Continuing our infrequent rankings of the all-time greatest boxers in each of the original eight weight classes, we offer our third installment in the series. We started with the middleweights, then the bantamweights, and now it’s time for the light heavyweights, a division with definitely more than one strong candidate for the top position. Please note, for simplicity’s sake we rank boxers in one division only, otherwise both Bob Fitzsimmons and Harry Greb, who figure prominently on our roster of the all-time greatest at 160, would surely have an impact on this list as well.

Charles downs Moore.

Charles downs Moore.

For many years the light heavyweights were viewed as the cruiserweights are by some today, a troupe of pugilists destined to eventually add some extra poundage so they might mix it up with the truly big men. Certainly the 175 pound class was never thought to be one of the so-called “glamour” divisions, this view reinforced by the failure of so many light heavyweight champions to scale the lofty peak of the heavyweights and claim it as their own. But over the decades it has boasted its share of legendary battlers, even if most of the very best at 175 never actually owned the division’s world title. Without further ado, our list of the greatest light heavyweights in boxing history:

12. John Henry Lewis: World champion with a career mark of 99-11-5, Lewis boasts wins over Bob Olin, Tiger Jack Fox, James Braddock and Maxie Rosenbloom.

John Henry Lewis

11. Harold Johnson: An excellent technician with a solid punch, Johnson scored victories over Archie Moore, Jimmy Bivins, Doug Jones, Eddie Machen and Ezzard Charles.

Johnson battles Eddie Cotton.

Johnson battles Eddie Cotton.

10. Jimmy Bivins: Scored wins over a long list of great 175 pounders including Ezzard Charles, Archie Moore, Joey Maxim and Lloyd Marshall, as well as some elite heavyweights.

Jimmy Bivins

9. Tommy Gibbons: A clever boxer who knew all the tricks, Gibbons bested a wealth of great talent including Harry Greb, Kid Norfolk, Billy Miske, Georges Carpentier, and Battling Levinsky. Battled Jack Dempsey in 1923 in the famous fight that bankrupted the town of Shelby, Montana.

Tommy Gibbons

8. Bob Foster: One of the most powerful of light heavyweights with knockouts over Dick Tiger, Mike Quarry, Chris Finnegan and Vicente Rondon. Recorded 14 world title defenses.

Foster stands over an unconscious Dick Tiger.

Foster stands over an unconscious Dick Tiger.

7. Billy Conn: When he was at the top of his game, few could match Conn for ring smarts. Defeated Young Corbett III, Fred Apostoli, Gus Lesnevich, Fritzie Zivic, Bob Pastor and Lee Savold. In one of the greatest of all heavyweight fights, came very close to dethroning a prime Joe Louis.

Conn strikes

Conn (right) battles Louis.

6. Michael Spinks: Not only did Spinks become the first light heavyweight champion to win the heavyweight crown when he defeated Larry Holmes in 1985, he also excelled in a particularly strong 175 pound division, beating the likes of Eddie Mustafa Muhammad, Yaqui Lopez, Dwight Muhammad Qawi, Marvin Johnson and Eddie Davis.

Michael Spinks: drawing by Damien Burton.

5. Tommy Loughran: Unquestionably one of the most cerebral of ring technicians, “The Philly Phantom” defeated a long list of excellent fighters including Harry Greb, Mickey Walker, Young Stribling, Jeff Smith, Arturo Godoy, King Levinsky and Georges Carpentier.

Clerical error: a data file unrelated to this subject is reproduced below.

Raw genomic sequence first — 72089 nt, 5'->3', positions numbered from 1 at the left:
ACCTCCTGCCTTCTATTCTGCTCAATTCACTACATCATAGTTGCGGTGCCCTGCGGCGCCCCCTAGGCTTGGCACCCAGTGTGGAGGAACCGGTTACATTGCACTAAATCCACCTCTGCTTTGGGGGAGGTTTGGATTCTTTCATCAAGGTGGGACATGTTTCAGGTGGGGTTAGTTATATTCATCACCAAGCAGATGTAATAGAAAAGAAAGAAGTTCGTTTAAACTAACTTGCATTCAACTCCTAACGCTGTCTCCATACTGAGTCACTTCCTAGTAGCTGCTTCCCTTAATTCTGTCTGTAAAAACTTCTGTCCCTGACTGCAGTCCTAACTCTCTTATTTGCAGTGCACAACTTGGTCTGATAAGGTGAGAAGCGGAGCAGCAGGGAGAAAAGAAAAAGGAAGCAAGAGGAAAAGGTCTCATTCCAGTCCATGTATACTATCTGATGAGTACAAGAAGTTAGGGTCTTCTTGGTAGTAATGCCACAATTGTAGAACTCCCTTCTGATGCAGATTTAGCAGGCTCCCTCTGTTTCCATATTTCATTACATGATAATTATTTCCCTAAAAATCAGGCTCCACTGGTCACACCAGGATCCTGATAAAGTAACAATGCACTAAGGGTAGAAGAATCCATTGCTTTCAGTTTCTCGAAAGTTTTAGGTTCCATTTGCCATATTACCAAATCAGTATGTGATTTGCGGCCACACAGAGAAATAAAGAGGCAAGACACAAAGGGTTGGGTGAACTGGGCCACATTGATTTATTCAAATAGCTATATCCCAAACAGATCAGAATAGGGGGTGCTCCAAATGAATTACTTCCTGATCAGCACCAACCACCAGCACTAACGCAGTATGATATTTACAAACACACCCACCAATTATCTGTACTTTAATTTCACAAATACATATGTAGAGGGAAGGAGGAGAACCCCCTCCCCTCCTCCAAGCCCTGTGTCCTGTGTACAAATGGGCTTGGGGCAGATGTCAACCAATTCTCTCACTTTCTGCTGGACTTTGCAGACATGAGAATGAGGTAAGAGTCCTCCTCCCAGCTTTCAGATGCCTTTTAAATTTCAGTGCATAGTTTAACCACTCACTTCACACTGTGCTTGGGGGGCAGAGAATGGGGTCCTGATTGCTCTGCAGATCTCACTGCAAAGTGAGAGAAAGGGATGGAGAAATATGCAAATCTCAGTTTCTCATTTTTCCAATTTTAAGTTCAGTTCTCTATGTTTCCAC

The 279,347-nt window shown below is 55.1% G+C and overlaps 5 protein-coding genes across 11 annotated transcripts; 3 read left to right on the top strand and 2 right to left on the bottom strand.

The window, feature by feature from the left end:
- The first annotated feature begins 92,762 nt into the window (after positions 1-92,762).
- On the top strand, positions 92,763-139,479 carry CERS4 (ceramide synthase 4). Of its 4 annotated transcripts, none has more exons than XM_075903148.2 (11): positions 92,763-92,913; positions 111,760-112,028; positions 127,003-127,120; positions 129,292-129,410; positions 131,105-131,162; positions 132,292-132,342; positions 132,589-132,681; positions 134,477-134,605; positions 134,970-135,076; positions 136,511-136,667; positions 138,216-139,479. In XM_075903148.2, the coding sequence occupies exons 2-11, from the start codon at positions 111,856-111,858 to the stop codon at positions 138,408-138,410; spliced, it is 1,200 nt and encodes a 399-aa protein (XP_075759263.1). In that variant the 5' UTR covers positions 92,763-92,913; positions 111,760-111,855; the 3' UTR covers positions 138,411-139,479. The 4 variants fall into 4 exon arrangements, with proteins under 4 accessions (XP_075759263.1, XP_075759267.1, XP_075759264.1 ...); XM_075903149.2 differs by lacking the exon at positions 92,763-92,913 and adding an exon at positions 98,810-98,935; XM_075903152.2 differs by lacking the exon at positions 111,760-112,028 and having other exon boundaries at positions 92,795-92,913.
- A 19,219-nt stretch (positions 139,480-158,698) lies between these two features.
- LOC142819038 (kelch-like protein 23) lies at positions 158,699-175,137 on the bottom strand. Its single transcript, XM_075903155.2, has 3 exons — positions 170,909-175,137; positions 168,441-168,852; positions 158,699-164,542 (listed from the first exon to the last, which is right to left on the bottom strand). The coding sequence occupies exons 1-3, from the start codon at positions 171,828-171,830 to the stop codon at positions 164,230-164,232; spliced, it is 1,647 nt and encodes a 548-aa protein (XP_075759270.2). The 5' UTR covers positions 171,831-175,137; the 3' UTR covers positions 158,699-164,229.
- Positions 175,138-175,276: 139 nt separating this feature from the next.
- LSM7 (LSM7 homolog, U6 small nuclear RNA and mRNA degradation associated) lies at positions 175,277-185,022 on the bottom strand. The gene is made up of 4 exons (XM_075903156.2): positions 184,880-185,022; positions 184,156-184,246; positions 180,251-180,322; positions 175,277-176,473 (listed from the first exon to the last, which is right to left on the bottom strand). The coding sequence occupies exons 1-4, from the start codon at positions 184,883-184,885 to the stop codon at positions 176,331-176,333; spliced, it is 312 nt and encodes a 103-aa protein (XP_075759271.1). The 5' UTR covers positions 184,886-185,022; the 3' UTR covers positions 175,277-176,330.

Tommy Loughran

Tommy Loughran

4. Gene Tunney: “The Fighting Marine” never won the world crown, but that didn’t stop him from establishing himself as the best light heavyweight in the world while scoring wins over fellow greats Tommy Gibbons, Harry Greb, Jeff Smith and Georges Carpentier, before moving up to heavyweight to defeat the legendary Jack Dempsey.

Gene Tunney: left the game at only 31 and never came back.

Gene Tunney

3. Archie Moore: No one questions the greatness of “The Old Mongoose,” only where his name should be slotted on a list like this. With the most knockouts in boxing history and wins over Holman Williams, Jimmy Bivins, Lloyd Marshall, Bobo Olson, Eddie Cotton, Joey Maxim and Harold Johnson, Moore is forever an all-time great.

A young Archie Moore.

A young Archie Moore.

2. Sam Langford: “The Boston Terror” may have fewer all-time great light heavyweights on his record, but for much of his legendary career he fought as a light heavy, his weight in the vicinity of 175 pounds. The roster of great fighters Langford bested is amazingly long, despite the fact so many avoided him. The astonishing list of names includes Sam McVea, Philadelphia Jack O’Brien, Harry Wills, Joe Gans, Kid Norfolk, Jack Blackburn, Gunboat Smith, Big Bill Tate, Stanley Ketchel, and Joe Jeannette.

The great Sam Langford. Painting by Damien Burton

1. Ezzard Charles: Competing at the same time as fellow great Archie Moore, Charles’ wins over Charles Burley, Joey Maxim, Lloyd Marshall, Gus Lesnevich and Jimmy Bivins are just part of why he tops this list. The other part is the fact he holds three wins over “The Old Mongoose” himself, which established “The Cincinnati Cobra” as the finest of his time at 175 before he went on to assault the heavyweights, defeat both Joe Louis and Jersey Joe Walcott, and then give Rocky Marciano the toughest battles of his career.

The best ever at 175.

‘TBE’ of the light heavies.

Honorable Mentions: Jack Delaney, Roy Jones Jr., Maxie Rosenbloom, Georges Carpentier, Joey Maxim, Battling Levinsky, Eddie Mustafa Muhammad, Kid McCoy, Joe Choynski, Virgil Hill, Tiger Jack Fox, Marvin Johnson, Jack Dillon, Kid Norfolk, Matthew Saad Muhammad, Lloyd Marshall, Victor Galindez, Philadelphia Jack O’Brien.





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